Built-In Digital Compass and Navigation
The Galileo Sol also offers an integrated digital compass that Scubapro claims is virtually unaffected by tilt and can be used at almost any incline. You can now navigate the depths of the sea confidently knowing your heading is accurate and true.
The compass is a graphical representation of a compass rose and can be called up at any moment during your dive as well as on the surface.
While diving the compass will replace your main dive computer screen, and will use more battery than normal, you can set the compass to time-out between 5, 10, 15, 30 and 60 seconds to help conserve energy.
You can also set compass bearings. After doing so, the Galileo will automatically mark the posts at 90, 120, and 180 degrees to help with navigation.
User Replaceable Batteries For Easy Maintenance
The Galileo Sol is powered by a user power by a 3 volt CR12600SE Lithium user replaceable battery.
This greatly reduces maintenance cost because you don’t need to send it to an authorized service technician to have the battery changed.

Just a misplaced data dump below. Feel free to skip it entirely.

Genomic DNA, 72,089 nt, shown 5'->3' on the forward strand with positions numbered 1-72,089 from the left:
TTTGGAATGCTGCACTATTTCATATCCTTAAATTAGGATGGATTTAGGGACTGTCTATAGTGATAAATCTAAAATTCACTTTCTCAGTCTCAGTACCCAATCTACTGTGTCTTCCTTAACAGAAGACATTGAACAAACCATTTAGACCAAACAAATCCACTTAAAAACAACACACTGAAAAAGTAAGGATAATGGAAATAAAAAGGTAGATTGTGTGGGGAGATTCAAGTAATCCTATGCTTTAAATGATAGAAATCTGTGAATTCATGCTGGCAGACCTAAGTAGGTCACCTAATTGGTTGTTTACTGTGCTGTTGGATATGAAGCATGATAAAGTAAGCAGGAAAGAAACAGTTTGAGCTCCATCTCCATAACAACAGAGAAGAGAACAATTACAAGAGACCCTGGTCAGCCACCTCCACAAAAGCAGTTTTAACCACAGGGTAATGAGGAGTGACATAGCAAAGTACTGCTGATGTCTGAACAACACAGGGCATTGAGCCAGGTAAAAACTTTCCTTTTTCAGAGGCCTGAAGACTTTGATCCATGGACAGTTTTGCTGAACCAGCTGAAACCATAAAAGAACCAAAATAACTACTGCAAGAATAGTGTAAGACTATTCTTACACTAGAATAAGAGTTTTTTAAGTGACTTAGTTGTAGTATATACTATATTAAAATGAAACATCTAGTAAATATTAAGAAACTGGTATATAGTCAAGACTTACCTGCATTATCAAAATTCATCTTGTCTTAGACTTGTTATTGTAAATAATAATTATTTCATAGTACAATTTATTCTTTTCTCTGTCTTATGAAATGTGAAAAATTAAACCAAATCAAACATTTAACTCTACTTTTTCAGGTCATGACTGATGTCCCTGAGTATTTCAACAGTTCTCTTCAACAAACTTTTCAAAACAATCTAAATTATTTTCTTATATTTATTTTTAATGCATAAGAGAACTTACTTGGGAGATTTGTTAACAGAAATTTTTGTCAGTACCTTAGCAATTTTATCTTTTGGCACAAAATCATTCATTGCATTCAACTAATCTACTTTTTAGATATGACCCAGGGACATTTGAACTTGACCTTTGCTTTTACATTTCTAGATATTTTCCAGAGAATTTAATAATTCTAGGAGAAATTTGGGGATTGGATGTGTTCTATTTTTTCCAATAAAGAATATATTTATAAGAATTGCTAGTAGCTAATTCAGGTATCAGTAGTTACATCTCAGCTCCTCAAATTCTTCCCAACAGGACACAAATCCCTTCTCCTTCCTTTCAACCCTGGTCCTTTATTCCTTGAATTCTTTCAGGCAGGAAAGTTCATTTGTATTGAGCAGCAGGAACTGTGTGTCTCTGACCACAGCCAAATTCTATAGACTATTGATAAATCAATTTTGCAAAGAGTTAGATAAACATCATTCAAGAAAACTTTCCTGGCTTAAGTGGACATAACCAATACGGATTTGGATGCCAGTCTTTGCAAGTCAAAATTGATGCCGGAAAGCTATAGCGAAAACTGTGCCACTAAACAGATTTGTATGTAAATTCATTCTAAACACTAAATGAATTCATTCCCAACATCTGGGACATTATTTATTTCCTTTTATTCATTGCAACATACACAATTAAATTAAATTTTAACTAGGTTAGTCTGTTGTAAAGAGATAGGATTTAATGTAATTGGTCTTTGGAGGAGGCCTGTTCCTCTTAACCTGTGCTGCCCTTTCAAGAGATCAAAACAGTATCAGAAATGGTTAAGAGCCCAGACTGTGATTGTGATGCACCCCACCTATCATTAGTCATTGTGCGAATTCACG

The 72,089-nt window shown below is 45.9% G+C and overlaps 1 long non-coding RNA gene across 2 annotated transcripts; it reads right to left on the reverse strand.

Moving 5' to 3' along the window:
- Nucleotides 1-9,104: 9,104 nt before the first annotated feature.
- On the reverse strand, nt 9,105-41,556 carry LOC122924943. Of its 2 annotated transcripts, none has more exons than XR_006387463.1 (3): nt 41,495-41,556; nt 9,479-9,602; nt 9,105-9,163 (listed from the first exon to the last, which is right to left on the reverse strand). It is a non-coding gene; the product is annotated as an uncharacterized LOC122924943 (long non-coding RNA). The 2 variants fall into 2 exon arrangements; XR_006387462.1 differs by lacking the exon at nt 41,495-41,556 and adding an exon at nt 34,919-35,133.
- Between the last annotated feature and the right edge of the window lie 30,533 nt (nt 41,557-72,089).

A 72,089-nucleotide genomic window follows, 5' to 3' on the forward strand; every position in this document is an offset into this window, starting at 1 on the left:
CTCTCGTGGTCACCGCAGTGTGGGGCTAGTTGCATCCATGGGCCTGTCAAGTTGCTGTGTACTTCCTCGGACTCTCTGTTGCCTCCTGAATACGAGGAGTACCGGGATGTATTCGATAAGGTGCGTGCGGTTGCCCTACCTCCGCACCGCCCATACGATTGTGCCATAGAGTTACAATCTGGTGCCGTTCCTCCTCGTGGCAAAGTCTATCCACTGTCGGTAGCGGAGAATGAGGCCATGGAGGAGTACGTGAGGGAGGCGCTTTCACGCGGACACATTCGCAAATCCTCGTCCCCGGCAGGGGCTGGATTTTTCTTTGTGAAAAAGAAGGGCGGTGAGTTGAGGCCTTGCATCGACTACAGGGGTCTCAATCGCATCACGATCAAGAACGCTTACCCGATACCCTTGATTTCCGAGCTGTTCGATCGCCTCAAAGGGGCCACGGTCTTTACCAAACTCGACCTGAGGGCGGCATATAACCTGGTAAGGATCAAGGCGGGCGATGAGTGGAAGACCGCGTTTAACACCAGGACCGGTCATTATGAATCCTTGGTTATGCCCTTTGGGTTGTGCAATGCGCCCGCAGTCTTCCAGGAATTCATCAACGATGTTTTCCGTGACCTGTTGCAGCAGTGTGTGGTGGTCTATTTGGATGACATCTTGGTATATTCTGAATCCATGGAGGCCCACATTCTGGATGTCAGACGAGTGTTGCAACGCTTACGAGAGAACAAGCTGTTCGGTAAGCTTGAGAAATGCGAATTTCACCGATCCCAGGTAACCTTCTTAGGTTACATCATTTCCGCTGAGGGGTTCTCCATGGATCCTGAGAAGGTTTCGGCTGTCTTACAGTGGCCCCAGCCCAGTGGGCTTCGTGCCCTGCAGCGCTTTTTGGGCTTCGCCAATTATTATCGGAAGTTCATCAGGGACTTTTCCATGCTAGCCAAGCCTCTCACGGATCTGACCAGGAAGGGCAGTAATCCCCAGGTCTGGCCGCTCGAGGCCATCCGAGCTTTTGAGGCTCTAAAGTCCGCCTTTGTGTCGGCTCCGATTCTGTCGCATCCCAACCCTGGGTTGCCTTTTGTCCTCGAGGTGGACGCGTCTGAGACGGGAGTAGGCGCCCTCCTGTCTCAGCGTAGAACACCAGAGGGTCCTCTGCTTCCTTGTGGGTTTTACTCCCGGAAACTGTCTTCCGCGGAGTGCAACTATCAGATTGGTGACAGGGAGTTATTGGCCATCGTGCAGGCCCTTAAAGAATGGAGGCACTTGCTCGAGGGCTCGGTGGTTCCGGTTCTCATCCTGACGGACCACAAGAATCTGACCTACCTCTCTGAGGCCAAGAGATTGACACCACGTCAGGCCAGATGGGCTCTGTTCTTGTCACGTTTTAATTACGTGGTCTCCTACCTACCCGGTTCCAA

The battery should last anywhere between three to five years or 300 to 500 dives before needing to be replaced.
Replacing the battery is pretty straightforward, but requires special attention. If you install the battery improperly you can risk damaging the entire dive computer.
Log Book and PC Interface
It can also store up to 100hrs of your most recent dives. But if this is not enough, you can also upload all your dive data to your PC using the optional SmartTRACK Infrared device. There you can access charts and graphs to accurately review and evaluate all of your dives and help improve your diving technique.
The SmartTRACK infrared device also allows you to download optional software to the dive computer as well as update the firmware. A feature many dive computers don’t have, which makes them become outdated very quickly.